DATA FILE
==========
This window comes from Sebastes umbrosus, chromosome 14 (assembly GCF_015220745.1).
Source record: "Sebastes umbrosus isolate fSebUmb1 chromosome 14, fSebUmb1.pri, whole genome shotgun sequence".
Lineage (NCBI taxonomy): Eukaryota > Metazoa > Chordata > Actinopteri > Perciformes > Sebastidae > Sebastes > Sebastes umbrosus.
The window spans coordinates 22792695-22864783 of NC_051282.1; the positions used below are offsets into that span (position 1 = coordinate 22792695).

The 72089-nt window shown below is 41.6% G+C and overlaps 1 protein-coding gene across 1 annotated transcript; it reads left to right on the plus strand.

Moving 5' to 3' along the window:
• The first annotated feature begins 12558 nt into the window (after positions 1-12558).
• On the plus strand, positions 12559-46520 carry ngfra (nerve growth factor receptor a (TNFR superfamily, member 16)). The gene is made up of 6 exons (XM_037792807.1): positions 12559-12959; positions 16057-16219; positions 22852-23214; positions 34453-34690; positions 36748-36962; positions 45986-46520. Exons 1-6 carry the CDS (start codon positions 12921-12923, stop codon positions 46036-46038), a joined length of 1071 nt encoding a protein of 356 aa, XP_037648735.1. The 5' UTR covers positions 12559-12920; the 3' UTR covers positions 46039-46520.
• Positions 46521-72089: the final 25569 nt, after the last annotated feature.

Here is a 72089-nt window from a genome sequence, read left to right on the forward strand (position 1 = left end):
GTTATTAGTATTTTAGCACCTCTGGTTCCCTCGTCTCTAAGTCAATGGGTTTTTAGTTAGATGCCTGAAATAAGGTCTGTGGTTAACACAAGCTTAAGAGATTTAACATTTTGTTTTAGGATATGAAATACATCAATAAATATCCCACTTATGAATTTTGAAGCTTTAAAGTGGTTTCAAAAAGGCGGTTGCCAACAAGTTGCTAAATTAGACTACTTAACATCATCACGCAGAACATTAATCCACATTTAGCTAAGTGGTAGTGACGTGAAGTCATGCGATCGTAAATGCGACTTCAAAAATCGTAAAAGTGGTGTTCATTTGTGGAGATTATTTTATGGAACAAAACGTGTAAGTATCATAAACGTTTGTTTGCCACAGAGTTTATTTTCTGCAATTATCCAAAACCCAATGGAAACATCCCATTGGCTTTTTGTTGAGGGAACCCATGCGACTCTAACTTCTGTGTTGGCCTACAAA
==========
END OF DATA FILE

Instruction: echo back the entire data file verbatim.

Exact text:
This window comes from Sebastes umbrosus, chromosome 14 (assembly GCF_015220745.1).
Source record: "Sebastes umbrosus isolate fSebUmb1 chromosome 14, fSebUmb1.pri, whole genome shotgun sequence".
Lineage (NCBI taxonomy): Eukaryota > Metazoa > Chordata > Actinopteri > Perciformes > Sebastidae > Sebastes > Sebastes umbrosus.
The window spans coordinates 22792695-22864783 of NC_051282.1; the positions used below are offsets into that span (position 1 = coordinate 22792695).

The 72089-nt window shown below is 41.6% G+C and overlaps 1 protein-coding gene across 1 annotated transcript; it reads left to right on the plus strand.

Moving 5' to 3' along the window:
• The first annotated feature begins 12558 nt into the window (after positions 1-12558).
• On the plus strand, positions 12559-46520 carry ngfra (nerve growth factor receptor a (TNFR superfamily, member 16)). The gene is made up of 6 exons (XM_037792807.1): positions 12559-12959; positions 16057-16219; positions 22852-23214; positions 34453-34690; positions 36748-36962; positions 45986-46520. Exons 1-6 carry the CDS (start codon positions 12921-12923, stop codon positions 46036-46038), a joined length of 1071 nt encoding a protein of 356 aa, XP_037648735.1. The 5' UTR covers positions 12559-12920; the 3' UTR covers positions 46039-46520.
• Positions 46521-72089: the final 25569 nt, after the last annotated feature.

Here is a 72089-nt window from a genome sequence, read left to right on the forward strand (position 1 = left end):
GTTATTAGTATTTTAGCACCTCTGGTTCCCTCGTCTCTAAGTCAATGGGTTTTTAGTTAGATGCCTGAAATAAGGTCTGTGGTTAACACAAGCTTAAGAGATTTAACATTTTGTTTTAGGATATGAAATACATCAATAAATATCCCACTTATGAATTTTGAAGCTTTAAAGTGGTTTCAAAAAGGCGGTTGCCAACAAGTTGCTAAATTAGACTACTTAACATCATCACGCAGAACATTAATCCACATTTAGCTAAGTGGTAGTGACGTGAAGTCATGCGATCGTAAATGCGACTTCAAAAATCGTAAAAGTGGTGTTCATTTGTGGAGATTATTTTATGGAACAAAACGTGTAAGTATCATAAACGTTTGTTTGCCACAGAGTTTATTTTCTGCAATTATCCAAAACCCAATGGAAACATCCCATTGGCTTTTTGTTGAGGGAACCCATGCGACTCTAACTTCTGTGTTGGCCTACAAA